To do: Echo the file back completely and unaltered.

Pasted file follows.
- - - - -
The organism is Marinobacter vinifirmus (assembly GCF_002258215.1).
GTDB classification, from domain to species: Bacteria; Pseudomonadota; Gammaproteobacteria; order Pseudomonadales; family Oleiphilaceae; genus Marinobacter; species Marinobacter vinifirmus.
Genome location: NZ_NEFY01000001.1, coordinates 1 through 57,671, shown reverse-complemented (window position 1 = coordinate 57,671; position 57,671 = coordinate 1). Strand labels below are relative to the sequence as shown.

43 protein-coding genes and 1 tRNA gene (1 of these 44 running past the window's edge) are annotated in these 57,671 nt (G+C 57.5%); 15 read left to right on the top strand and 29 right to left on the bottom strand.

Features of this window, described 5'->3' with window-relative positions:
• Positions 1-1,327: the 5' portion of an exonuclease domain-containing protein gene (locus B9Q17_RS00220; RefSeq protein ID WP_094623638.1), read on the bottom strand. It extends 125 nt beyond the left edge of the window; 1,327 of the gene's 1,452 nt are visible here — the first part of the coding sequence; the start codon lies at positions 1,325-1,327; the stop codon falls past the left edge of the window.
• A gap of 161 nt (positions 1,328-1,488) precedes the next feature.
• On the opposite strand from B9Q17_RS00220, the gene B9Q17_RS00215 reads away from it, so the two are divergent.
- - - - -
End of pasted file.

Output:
The organism is Marinobacter vinifirmus (assembly GCF_002258215.1).
GTDB classification, from domain to species: Bacteria; Pseudomonadota; Gammaproteobacteria; order Pseudomonadales; family Oleiphilaceae; genus Marinobacter; species Marinobacter vinifirmus.
Genome location: NZ_NEFY01000001.1, coordinates 1 through 57,671, shown reverse-complemented (window position 1 = coordinate 57,671; position 57,671 = coordinate 1). Strand labels below are relative to the sequence as shown.

43 protein-coding genes and 1 tRNA gene (1 of these 44 running past the window's edge) are annotated in these 57,671 nt (G+C 57.5%); 15 read left to right on the top strand and 29 right to left on the bottom strand.

Features of this window, described 5'->3' with window-relative positions:
• Positions 1-1,327: the 5' portion of an exonuclease domain-containing protein gene (locus B9Q17_RS00220; RefSeq protein ID WP_094623638.1), read on the bottom strand. It extends 125 nt beyond the left edge of the window; 1,327 of the gene's 1,452 nt are visible here — the first part of the coding sequence; the start codon lies at positions 1,325-1,327; the stop codon falls past the left edge of the window.
• A gap of 161 nt (positions 1,328-1,488) precedes the next feature.
• On the opposite strand from B9Q17_RS00220, the gene B9Q17_RS00215 reads away from it, so the two are divergent.